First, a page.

It is not the first time a business, or industry, that complains bitterly about burdensome and costly safety regulations is the scene of industrial accidents that more often than not kill workers. The Deepwater Horizon (BP oil disaster) oil platform that exploded killing 12 workers and poured 4.9 million barrels (210 million gallons) of oil into the Gulf of Mexico was caused, in part, by the Republican-preferred ”self-regulating” nature of the oil industry in 2010. Also in 2010, the Upper Big Branch Mine disaster killed 29 out of 31 miners at the site of the worst mine disaster since 1970. A state-funded independent investigation found Massey Energy directly responsible for the explosion and subsequent deaths due to “flagrant safety violations.” One of the former Massey superintendents at the mine confessed that he conspired to impede the safety enforcement efforts of the federal Mine Safety and Health Administration at the directions of the mine’s owners.
Last year in Texas, the West Fertilizer plant explosion killed fifteen people, injured more than 160, and destroyed over 150 buildings because it did not have adequate, and mandatory, safeguards in place to store volatile anhydrous ammonia. The company had been investigated and cited for not even having a permit for two storage tanks in 2006, the same year the Environmental Protection Agency fined the company’s owners for failure to file a risk management plan. In 2012, the Department of Transportation further fined the company for violations regarding its storage of the chemicals that blew up, killed 15 people, and leveled the town. The common denominator in all the man-made disasters is, even with regulations in place to protect workers, the companies’ owners found them too burdensome, too costly, and they would claim “killed jobs” to bring the facilities into compliance with health and safety regulations.
Earlier this year, after a West Virginia chemical storage facility dumped toxic chemicals into the Dan River affecting drinking water for 300,000 people, Republican John Boehner insisted that the last thing the poor beleaguered “Freedom Industries” needed was more regulations. Boehner even had the temerity to blame President Obama for not enforcing regulations that Republicans refuse to enact under any conditions. In fact, Republicans think so little of workplace safety regulations they have dependably cut funding for OSHA because they just cannot have “aggressive regulators” wading in to a private business and inspecting, auditing, and penalizing businesses for apparent hazards to workers or surrounding communities.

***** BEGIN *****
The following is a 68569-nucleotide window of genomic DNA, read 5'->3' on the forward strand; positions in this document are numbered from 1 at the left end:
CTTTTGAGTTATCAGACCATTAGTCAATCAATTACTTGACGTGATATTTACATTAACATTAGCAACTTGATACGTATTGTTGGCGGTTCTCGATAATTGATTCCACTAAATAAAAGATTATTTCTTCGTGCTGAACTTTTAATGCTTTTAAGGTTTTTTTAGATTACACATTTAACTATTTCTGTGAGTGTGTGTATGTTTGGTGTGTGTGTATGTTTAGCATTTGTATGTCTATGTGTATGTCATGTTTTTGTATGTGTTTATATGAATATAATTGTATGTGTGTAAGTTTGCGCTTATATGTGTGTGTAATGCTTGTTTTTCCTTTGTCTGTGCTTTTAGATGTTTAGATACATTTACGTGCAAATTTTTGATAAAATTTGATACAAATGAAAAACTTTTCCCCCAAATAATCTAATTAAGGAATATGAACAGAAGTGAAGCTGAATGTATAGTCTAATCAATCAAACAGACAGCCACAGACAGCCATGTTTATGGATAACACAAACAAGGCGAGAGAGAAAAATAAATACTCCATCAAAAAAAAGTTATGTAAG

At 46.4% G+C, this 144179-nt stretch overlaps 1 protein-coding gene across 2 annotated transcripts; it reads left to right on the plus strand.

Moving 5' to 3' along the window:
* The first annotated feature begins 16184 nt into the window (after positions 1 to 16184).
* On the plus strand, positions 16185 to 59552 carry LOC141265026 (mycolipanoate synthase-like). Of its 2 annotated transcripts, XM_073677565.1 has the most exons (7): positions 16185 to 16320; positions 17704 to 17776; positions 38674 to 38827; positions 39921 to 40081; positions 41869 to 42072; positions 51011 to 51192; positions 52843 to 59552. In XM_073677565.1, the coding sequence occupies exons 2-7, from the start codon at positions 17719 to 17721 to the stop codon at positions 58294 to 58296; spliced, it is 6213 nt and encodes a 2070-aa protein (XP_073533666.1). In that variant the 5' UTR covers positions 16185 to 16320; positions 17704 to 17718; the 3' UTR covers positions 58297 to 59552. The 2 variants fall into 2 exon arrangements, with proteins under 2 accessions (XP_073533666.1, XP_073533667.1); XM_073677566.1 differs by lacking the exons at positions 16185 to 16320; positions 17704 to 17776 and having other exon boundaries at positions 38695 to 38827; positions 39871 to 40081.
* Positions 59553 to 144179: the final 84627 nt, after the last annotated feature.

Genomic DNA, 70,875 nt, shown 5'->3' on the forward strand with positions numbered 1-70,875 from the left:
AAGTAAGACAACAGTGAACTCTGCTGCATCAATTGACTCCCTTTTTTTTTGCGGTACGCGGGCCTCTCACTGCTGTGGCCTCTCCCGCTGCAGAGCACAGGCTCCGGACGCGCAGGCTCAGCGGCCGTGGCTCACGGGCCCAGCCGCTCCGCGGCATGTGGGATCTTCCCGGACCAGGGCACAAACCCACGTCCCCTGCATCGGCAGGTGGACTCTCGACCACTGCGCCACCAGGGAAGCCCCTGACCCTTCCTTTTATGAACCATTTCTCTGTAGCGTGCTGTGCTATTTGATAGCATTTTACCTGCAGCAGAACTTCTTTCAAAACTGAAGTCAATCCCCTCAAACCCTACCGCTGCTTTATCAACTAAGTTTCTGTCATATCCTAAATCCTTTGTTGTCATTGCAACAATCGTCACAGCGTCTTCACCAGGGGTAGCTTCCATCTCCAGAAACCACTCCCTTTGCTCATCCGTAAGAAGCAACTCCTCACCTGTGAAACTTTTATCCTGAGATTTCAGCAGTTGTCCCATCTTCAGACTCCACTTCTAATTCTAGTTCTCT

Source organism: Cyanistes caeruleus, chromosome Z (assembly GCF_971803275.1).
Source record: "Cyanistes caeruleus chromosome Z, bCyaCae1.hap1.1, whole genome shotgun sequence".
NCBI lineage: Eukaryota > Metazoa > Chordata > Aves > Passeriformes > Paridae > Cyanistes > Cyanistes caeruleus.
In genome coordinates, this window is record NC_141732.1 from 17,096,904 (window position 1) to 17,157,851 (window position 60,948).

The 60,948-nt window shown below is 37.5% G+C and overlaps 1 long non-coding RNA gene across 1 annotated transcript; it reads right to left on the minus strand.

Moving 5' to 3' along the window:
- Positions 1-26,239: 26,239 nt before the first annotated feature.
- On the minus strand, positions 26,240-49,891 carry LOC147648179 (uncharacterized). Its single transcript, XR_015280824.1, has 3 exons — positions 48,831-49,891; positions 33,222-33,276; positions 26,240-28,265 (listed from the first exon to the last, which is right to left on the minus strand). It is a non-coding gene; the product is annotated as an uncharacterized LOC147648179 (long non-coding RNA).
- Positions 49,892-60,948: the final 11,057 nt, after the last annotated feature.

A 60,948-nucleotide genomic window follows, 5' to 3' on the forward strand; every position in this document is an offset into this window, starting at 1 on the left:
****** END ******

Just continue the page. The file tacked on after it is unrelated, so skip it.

It is understandable that business is not enamored with regulations, regulatory agencies, or in many cases their workers’ safety, especially when their sole regard is the bottom line. But their workforce is why they have a bottom line in the first place and one would expect that ensuring the health and safety of the people making them millions would be every bit as important as profits, but apparently that is not always the case. One hopes the workers who were sprayed with molten metal have a speedy recovery, and that the company owner is duly and severely punished if safety regulators, local police, and fire marshals find he held his workers in the same contempt as he does OSHA safety regulations. If history is any indication, he will likely shift the blame to lax regulatory oversight or the Black guy in the White House, or both.